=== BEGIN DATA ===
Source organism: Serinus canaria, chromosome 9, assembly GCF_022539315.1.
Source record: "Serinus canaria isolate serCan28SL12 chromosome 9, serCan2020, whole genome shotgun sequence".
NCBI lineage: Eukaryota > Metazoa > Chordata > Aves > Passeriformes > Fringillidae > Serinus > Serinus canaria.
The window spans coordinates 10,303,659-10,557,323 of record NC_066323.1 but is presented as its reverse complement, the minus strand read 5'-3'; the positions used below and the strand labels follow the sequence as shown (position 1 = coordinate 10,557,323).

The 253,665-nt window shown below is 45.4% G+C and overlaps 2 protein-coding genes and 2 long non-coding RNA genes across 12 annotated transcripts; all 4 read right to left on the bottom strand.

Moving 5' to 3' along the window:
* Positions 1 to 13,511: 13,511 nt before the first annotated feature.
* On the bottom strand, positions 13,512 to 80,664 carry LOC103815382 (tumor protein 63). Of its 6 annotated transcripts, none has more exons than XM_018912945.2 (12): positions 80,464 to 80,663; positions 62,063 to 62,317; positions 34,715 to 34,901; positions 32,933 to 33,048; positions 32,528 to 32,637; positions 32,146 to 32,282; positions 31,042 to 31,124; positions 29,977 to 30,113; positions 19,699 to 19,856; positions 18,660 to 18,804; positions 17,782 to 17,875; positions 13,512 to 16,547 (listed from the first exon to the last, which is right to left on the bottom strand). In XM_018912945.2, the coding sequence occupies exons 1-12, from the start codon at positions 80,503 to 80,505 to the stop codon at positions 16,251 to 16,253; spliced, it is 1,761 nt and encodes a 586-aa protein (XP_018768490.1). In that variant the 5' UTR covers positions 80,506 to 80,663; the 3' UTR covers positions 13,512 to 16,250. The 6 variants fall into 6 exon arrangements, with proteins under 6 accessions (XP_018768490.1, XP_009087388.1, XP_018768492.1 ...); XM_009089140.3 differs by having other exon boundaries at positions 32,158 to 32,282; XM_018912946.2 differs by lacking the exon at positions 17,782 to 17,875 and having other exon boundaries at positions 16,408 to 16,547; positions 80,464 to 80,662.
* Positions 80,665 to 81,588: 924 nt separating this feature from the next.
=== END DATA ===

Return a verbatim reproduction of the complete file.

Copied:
Source organism: Serinus canaria, chromosome 9, assembly GCF_022539315.1.
Source record: "Serinus canaria isolate serCan28SL12 chromosome 9, serCan2020, whole genome shotgun sequence".
NCBI lineage: Eukaryota > Metazoa > Chordata > Aves > Passeriformes > Fringillidae > Serinus > Serinus canaria.
The window spans coordinates 10,303,659-10,557,323 of record NC_066323.1 but is presented as its reverse complement, the minus strand read 5'-3'; the positions used below and the strand labels follow the sequence as shown (position 1 = coordinate 10,557,323).

The 253,665-nt window shown below is 45.4% G+C and overlaps 2 protein-coding genes and 2 long non-coding RNA genes across 12 annotated transcripts; all 4 read right to left on the bottom strand.

Moving 5' to 3' along the window:
* Positions 1 to 13,511: 13,511 nt before the first annotated feature.
* On the bottom strand, positions 13,512 to 80,664 carry LOC103815382 (tumor protein 63). Of its 6 annotated transcripts, none has more exons than XM_018912945.2 (12): positions 80,464 to 80,663; positions 62,063 to 62,317; positions 34,715 to 34,901; positions 32,933 to 33,048; positions 32,528 to 32,637; positions 32,146 to 32,282; positions 31,042 to 31,124; positions 29,977 to 30,113; positions 19,699 to 19,856; positions 18,660 to 18,804; positions 17,782 to 17,875; positions 13,512 to 16,547 (listed from the first exon to the last, which is right to left on the bottom strand). In XM_018912945.2, the coding sequence occupies exons 1-12, from the start codon at positions 80,503 to 80,505 to the stop codon at positions 16,251 to 16,253; spliced, it is 1,761 nt and encodes a 586-aa protein (XP_018768490.1). In that variant the 5' UTR covers positions 80,506 to 80,663; the 3' UTR covers positions 13,512 to 16,250. The 6 variants fall into 6 exon arrangements, with proteins under 6 accessions (XP_018768490.1, XP_009087388.1, XP_018768492.1 ...); XM_009089140.3 differs by having other exon boundaries at positions 32,158 to 32,282; XM_018912946.2 differs by lacking the exon at positions 17,782 to 17,875 and having other exon boundaries at positions 16,408 to 16,547; positions 80,464 to 80,662.
* Positions 80,665 to 81,588: 924 nt separating this feature from the next.